Reinforcement occurs when reduced hybrid fitness leads to the evolution of a stronger prezygotic isolation. Populations sympatric with closely related species, where hybridization occurs, are predicted to have stronger mate preferences than allopatric populations. The reinforcement of male mate preference is thought to be rarer than the reinforcement of female preference, but this inference may be biased by the lack of studies on male preference. We tested male mate preferences from sympatric and allopatric populations of two closely related species of killifish: Lucania goodei and Lucania parva. We found that sympatric males had greater preferences for conspecific females than allopatric males. Furthermore, conspecific preferences in allopatric populations were weakest when these populations were geographically distant (>50 km) from those of heterospecifics. Our data suggest that reinforcement has contributed to male conspecific preference and speciation in Lucania.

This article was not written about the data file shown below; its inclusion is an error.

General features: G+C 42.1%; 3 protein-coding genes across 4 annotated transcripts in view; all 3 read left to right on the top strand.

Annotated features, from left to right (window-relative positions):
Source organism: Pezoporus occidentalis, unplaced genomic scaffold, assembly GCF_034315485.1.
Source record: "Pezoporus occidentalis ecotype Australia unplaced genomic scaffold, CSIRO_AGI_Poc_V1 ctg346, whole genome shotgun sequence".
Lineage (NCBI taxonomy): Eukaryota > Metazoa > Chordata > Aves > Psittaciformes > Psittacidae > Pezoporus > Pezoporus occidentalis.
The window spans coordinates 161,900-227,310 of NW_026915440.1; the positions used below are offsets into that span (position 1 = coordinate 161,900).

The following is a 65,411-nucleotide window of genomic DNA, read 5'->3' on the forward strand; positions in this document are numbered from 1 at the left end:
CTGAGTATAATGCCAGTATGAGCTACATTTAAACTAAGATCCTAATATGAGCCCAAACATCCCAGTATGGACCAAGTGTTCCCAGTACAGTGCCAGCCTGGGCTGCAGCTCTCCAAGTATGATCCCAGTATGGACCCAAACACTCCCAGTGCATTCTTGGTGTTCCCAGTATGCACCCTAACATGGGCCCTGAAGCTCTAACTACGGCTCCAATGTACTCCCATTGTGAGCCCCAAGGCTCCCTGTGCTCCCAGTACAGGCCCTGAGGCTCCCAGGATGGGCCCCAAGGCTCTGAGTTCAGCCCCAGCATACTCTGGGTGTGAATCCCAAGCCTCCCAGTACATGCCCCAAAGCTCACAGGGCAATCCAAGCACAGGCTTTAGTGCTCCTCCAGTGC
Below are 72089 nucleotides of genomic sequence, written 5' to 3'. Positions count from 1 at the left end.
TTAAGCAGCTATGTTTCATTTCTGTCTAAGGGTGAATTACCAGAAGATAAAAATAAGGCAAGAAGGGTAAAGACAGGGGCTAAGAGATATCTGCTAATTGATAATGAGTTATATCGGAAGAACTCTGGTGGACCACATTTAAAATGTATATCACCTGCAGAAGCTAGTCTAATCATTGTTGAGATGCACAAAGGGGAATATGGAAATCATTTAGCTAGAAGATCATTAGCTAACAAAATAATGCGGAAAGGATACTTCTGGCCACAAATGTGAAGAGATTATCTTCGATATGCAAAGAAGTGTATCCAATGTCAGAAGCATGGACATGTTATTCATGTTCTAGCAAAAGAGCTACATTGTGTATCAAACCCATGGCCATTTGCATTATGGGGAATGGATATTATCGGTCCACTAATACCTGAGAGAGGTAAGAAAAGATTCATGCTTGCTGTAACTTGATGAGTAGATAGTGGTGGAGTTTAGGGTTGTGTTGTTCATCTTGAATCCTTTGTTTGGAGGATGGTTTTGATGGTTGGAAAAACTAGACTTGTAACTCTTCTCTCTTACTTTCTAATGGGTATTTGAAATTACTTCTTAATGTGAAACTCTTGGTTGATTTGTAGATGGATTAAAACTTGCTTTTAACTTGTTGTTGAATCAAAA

- Male mate preference
- Prezygotic isolation
ASJC Scopus subject areas
- Ecology, Evolution, Behavior and Systematics
- Animal Science and Zoology